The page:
The Industry Closes Out Another Pandemic Year, Parul Sehgal Challenges the Trauma Plot, and More

by Staff

Every day Poets & Writers Magazine scans the headlines—publishing reports, literary dispatches, academic announcements, and more—for all the news that creative writers need to know. Here are today’s stories.

“With the hope that the negative effects of COVID-19 would ease in 2021, most industry members expected that the business would settle into something of a new normal last year. But that was not to be the case. The biggest story of 2021 was the ongoing impact the pandemic had on the industry.” Jim Milliot and Ed Nawotka take stock of the book industry at the end of the second pandemic year. (Publishers Weekly)

“The trauma plot flattens, distorts, reduces character to symptom, and, in turn, instructs and insists upon its moral authority. The solace of its simplicity comes at no little cost.” Parul Sehgal observes and critiques how trauma is often treated as a “totalizing identity” in contemporary stories. She seeks out storytellers that instead “rebel against the constriction of the trauma plot with skepticism, comedy, critique, fantasy, and a prickly awareness of the genre and audience expectations.” (New Yorker)

Keri Hulme, who won the Booker Prize for her first novel, The Bone People, died last week at age seventy-four. Her Māori heritage informed and shone through in her work. Her nephew Matthew Salmons reflected, “She gave us as a family the greatest gift of all, which would be reconnecting us with our Whakapapa Māori and reigniting that passion for our history.” (Guardian)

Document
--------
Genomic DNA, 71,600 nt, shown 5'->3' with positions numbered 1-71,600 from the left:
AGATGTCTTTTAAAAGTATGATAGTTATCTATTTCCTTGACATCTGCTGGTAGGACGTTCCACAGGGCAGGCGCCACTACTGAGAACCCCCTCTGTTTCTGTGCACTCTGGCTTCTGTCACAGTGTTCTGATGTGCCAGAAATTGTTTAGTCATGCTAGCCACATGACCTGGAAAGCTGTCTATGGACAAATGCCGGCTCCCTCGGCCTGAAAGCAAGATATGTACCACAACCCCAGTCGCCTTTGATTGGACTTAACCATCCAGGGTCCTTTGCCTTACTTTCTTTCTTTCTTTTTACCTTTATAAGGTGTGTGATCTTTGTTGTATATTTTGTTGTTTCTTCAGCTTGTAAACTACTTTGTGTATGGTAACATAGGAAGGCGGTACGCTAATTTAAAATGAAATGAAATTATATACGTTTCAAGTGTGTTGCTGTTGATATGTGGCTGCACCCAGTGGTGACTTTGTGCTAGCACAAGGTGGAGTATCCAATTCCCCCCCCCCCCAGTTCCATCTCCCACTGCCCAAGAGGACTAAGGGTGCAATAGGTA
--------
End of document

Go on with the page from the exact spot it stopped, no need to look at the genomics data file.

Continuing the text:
Friends of the bell hooks share memories of the late writer and scholar. “I want people to remember that she loved regular people,” says Linda Strong-Leek. hooks died on December 15 at age sixty-nine. (NPR)

LibroMobile Arts Cooperative has moved to a new location in Santa Ana, California. Owner Sarah Rafael Garcia expressed excitement about the possibilities of the larger space, “Our community deserves to have a nice bookstore that looks like them, sounds like them and feels like them.” (Los Angeles Times)

“This work has allowed me to document what’s on people’s minds during a particular segment of time.” Uli Beutter Cohen offers a window into her Sunday routine, which includes seeking out New York readers to feature on her popular platform, Subway Book Review. (New York Times)

Consulting articles from thirty-three media outlets, Emily Temple of Literary Hub has tabulated which books appeared on the most best-of-year lists. Patrick Radden Keefe’s Empire of Pain and Patricia Lockwood’s No One Is Talking About This top the charts, having each appeared on nineteen lists.

Meanwhile, the New York Times has shared the results from its public survey to determine the best book of the past 125 years. Harper Lee’s To Kill a Mockingbird received the most votes.